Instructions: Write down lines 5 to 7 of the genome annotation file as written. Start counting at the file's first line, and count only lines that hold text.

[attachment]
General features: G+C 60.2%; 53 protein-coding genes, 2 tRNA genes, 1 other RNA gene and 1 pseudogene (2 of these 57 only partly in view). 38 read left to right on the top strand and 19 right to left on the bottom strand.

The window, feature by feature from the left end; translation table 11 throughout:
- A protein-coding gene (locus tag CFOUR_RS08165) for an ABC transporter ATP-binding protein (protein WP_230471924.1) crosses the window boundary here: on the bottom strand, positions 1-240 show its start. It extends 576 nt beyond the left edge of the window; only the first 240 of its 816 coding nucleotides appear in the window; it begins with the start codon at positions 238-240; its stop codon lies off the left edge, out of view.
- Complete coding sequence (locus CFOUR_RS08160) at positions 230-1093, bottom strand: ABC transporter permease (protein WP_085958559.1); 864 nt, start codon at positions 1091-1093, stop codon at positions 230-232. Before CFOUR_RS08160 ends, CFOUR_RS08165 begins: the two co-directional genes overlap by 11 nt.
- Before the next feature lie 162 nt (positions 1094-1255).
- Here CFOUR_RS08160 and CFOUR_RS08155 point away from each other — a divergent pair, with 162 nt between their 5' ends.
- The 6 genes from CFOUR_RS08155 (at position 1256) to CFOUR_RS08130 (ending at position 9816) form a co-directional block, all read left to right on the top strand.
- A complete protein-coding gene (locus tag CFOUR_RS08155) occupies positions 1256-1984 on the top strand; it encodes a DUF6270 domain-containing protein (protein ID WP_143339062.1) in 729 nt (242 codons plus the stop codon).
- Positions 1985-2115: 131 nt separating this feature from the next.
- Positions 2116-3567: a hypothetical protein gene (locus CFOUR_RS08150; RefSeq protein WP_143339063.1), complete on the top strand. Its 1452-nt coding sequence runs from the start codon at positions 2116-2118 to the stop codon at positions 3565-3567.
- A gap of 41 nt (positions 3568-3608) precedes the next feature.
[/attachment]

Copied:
- Before the next feature lie 162 nt (positions 1094-1255).
- Here CFOUR_RS08160 and CFOUR_RS08155 point away from each other — a divergent pair, with 162 nt between their 5' ends.
- The 6 genes from CFOUR_RS08155 (at position 1256) to CFOUR_RS08130 (ending at position 9816) form a co-directional block, all read left to right on the top strand.